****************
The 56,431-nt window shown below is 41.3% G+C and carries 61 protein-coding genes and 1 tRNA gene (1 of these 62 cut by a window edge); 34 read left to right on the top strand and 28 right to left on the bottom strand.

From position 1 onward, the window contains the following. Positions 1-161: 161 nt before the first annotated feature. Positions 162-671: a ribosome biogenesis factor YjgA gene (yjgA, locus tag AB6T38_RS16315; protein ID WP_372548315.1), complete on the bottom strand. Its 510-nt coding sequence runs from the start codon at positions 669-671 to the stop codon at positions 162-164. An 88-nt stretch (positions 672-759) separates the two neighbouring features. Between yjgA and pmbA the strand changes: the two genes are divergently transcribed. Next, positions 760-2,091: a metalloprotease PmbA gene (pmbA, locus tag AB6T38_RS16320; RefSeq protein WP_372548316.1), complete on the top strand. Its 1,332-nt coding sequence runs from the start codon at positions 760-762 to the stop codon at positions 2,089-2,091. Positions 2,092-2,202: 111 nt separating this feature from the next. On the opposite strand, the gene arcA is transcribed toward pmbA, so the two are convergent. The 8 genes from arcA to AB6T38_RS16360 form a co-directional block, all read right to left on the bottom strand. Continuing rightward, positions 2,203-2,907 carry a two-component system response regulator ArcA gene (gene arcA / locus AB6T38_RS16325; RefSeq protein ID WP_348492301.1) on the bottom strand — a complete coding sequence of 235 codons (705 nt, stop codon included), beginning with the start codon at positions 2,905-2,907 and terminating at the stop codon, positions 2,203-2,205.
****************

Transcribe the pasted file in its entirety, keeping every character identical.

The 56,431-nt window shown below is 41.3% G+C and carries 61 protein-coding genes and 1 tRNA gene (1 of these 62 cut by a window edge); 34 read left to right on the top strand and 28 right to left on the bottom strand.

From position 1 onward, the window contains the following. Positions 1-161: 161 nt before the first annotated feature. Positions 162-671: a ribosome biogenesis factor YjgA gene (yjgA, locus tag AB6T38_RS16315; protein ID WP_372548315.1), complete on the bottom strand. Its 510-nt coding sequence runs from the start codon at positions 669-671 to the stop codon at positions 162-164. An 88-nt stretch (positions 672-759) separates the two neighbouring features. Between yjgA and pmbA the strand changes: the two genes are divergently transcribed. Next, positions 760-2,091: a metalloprotease PmbA gene (pmbA, locus tag AB6T38_RS16320; RefSeq protein WP_372548316.1), complete on the top strand. Its 1,332-nt coding sequence runs from the start codon at positions 760-762 to the stop codon at positions 2,089-2,091. Positions 2,092-2,202: 111 nt separating this feature from the next. On the opposite strand, the gene arcA is transcribed toward pmbA, so the two are convergent. The 8 genes from arcA to AB6T38_RS16360 form a co-directional block, all read right to left on the bottom strand. Continuing rightward, positions 2,203-2,907 carry a two-component system response regulator ArcA gene (gene arcA / locus AB6T38_RS16325; RefSeq protein ID WP_348492301.1) on the bottom strand — a complete coding sequence of 235 codons (705 nt, stop codon included), beginning with the start codon at positions 2,905-2,907 and terminating at the stop codon, positions 2,203-2,205.